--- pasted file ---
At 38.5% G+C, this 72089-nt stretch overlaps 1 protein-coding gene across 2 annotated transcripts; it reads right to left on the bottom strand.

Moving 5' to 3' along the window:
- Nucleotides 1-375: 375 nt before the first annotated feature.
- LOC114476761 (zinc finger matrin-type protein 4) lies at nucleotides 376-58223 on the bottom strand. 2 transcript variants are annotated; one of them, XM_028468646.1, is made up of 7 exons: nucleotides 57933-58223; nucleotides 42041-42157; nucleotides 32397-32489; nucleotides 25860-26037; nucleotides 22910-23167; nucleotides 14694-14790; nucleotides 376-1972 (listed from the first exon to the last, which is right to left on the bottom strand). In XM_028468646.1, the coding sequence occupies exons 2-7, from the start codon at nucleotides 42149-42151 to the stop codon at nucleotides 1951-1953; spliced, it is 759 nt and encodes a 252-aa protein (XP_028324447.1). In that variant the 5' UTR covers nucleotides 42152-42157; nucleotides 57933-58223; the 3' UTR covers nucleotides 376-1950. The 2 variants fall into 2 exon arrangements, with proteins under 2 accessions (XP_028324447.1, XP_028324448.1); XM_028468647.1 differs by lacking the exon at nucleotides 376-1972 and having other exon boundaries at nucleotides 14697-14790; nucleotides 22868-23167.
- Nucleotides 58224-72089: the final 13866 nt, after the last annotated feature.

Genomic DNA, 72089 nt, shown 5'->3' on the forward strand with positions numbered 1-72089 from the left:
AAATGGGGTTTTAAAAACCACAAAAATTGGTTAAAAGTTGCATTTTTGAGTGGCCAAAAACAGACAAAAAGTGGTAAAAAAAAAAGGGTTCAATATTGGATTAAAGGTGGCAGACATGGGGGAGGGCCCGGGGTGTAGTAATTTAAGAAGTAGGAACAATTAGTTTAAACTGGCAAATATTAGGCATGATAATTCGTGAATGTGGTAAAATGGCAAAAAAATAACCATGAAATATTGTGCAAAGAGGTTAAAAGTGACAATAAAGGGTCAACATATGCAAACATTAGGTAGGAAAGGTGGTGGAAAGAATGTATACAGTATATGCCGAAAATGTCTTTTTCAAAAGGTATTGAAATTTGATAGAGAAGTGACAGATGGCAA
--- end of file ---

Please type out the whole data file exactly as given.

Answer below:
At 38.5% G+C, this 72089-nt stretch overlaps 1 protein-coding gene across 2 annotated transcripts; it reads right to left on the bottom strand.

Moving 5' to 3' along the window:
- Nucleotides 1-375: 375 nt before the first annotated feature.
- LOC114476761 (zinc finger matrin-type protein 4) lies at nucleotides 376-58223 on the bottom strand. 2 transcript variants are annotated; one of them, XM_028468646.1, is made up of 7 exons: nucleotides 57933-58223; nucleotides 42041-42157; nucleotides 32397-32489; nucleotides 25860-26037; nucleotides 22910-23167; nucleotides 14694-14790; nucleotides 376-1972 (listed from the first exon to the last, which is right to left on the bottom strand). In XM_028468646.1, the coding sequence occupies exons 2-7, from the start codon at nucleotides 42149-42151 to the stop codon at nucleotides 1951-1953; spliced, it is 759 nt and encodes a 252-aa protein (XP_028324447.1). In that variant the 5' UTR covers nucleotides 42152-42157; nucleotides 57933-58223; the 3' UTR covers nucleotides 376-1950. The 2 variants fall into 2 exon arrangements, with proteins under 2 accessions (XP_028324447.1, XP_028324448.1); XM_028468647.1 differs by lacking the exon at nucleotides 376-1972 and having other exon boundaries at nucleotides 14697-14790; nucleotides 22868-23167.
- Nucleotides 58224-72089: the final 13866 nt, after the last annotated feature.

Genomic DNA, 72089 nt, shown 5'->3' on the forward strand with positions numbered 1-72089 from the left:
AAATGGGGTTTTAAAAACCACAAAAATTGGTTAAAAGTTGCATTTTTGAGTGGCCAAAAACAGACAAAAAGTGGTAAAAAAAAAAGGGTTCAATATTGGATTAAAGGTGGCAGACATGGGGGAGGGCCCGGGGTGTAGTAATTTAAGAAGTAGGAACAATTAGTTTAAACTGGCAAATATTAGGCATGATAATTCGTGAATGTGGTAAAATGGCAAAAAAATAACCATGAAATATTGTGCAAAGAGGTTAAAAGTGACAATAAAGGGTCAACATATGCAAACATTAGGTAGGAAAGGTGGTGGAAAGAATGTATACAGTATATGCCGAAAATGTCTTTTTCAAAAGGTATTGAAATTTGATAGAGAAGTGACAGATGGCAA